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Islamic State chief seriously wounded as he plotted new lair for terrorists

A top terror suspect with an FBI bounty of $5 million dollars on his head has been wounded — possibly fatally — in a clash between the Philippine armed forces and militants.

Isnilon Hapilon is believed to be the Islamic State’s representative in the Philippines, tasked with finding a new stronghold for the group as it continues to lose ground in the Middle East. (See our report here.)

The air and artillery strikes — that featured FA50 supersonic jets unleashing 500lb bombs — on the southern island of Mindanao also claimed the lives of 15 Abu Sayyaf militants, at least one of them believed to be a foreigner.

Two FA50 supersonic jets at Clark Air Base, Pampanga

Philippine Defence Secretary Delfin Lorenzana said Hapilon was “seriously wounded” in military air strikes in the mountain town of Butig, in Lanao del Sur province.

“As of Friday, Hapilon is still being carried by four men in a makeshift stretcher moving northeast of Butig. Troops are in hot pursuit supported by ground artillery and air support.”

Isnilon Hapilon, also known as Abu Abdullah, the Islamic State’s “Emir” in Southeast Asia

Army spokesman General Eduardo Ano said Hapilon, also known as Abu Abdullah and the declared “Emir” of Southeast Asia, was expected to die from his injuries. “He needs a blood transfusion. Without proper medical treatment, he will die,” the general said.

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Philippine forces on Thursday dropped bombs and fired shells at rebel positions in the mountains on Mindanao island in a bid to flush out Hapilon. The province is a stronghold of the Maute rebel group, which has also pledged allegiance to IS.

Hapilon is on the FBI’s most wanted list for his role in the kidnapping of 17 Filipinos and three Americans in 2001 and carries a bounty of $5 million on his head.

The victims were abducted from a tourist resort in the Palawan. The militants later beheaded one American captive in their stronghold in Basilan island while another died in the crossfire with soldiers during a rescue operation in 2002. The third was freed.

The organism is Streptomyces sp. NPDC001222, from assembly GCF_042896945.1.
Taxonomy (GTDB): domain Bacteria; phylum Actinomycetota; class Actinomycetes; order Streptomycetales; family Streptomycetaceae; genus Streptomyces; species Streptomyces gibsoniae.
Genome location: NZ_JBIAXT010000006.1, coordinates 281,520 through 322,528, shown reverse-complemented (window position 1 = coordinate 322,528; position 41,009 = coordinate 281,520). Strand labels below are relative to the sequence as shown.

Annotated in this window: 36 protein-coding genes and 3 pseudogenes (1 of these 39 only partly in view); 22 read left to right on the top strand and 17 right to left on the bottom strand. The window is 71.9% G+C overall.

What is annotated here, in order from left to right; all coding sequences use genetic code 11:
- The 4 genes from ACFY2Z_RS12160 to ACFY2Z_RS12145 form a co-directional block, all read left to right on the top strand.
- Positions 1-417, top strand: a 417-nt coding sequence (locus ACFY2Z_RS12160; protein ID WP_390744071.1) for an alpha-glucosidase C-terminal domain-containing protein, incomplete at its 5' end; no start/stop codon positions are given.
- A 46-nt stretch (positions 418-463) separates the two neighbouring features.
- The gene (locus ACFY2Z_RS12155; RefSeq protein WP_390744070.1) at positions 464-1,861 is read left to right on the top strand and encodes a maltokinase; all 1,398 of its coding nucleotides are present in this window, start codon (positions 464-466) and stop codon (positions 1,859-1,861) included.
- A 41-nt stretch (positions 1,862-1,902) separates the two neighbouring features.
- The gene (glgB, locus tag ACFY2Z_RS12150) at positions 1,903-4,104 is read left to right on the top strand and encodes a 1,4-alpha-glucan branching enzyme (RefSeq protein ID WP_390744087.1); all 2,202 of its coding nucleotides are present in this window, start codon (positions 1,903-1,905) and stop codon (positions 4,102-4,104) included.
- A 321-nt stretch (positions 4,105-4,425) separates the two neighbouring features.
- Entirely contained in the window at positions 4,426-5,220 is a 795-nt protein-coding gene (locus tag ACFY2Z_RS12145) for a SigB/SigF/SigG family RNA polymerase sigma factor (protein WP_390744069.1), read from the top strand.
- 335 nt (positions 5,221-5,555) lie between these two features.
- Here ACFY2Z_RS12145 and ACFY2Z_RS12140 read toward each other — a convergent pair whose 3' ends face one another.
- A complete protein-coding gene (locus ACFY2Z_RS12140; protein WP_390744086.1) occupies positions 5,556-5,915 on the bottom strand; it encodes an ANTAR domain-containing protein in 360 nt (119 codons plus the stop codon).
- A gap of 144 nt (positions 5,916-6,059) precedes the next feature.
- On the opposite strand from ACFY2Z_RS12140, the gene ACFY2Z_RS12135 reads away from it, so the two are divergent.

One of the militants killed in this week’s military offensive was believed to be an Indonesian but Ano said they were still “digging and doing more investigation” about his background. He also said that when wounded Hapilon was with two other foreigners of uncertain nationality.

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President Duterte appealed on Friday to the country’s Muslim separatist groups to deny sanctuary to militants with links to IS, warning a war would ensue that would put civilians in danger.

A day before he made the appeal, the defence minister said foreign intelligence reports showed Hapilon was getting instructions from IS to set up a new bolt-hole in the Philippines, in the strongest sign yet of links to the Middle Eastern militants.

We have also reported how Abu Sayyaf has caught the attention of would-be jihadists around the world. Currently, a British supermarket worker is on trial in London for plotting to join the group. (Read reports here, here and here.)

Duterte has said he could no longer contain the extremist “contamination” and urged two Muslim separatist rebels groups — the MILF and the MNLF — to rebuff IS’s advances.

Ano said a firefight could be expected between soldiers and Hapilon’s group following the strikes.

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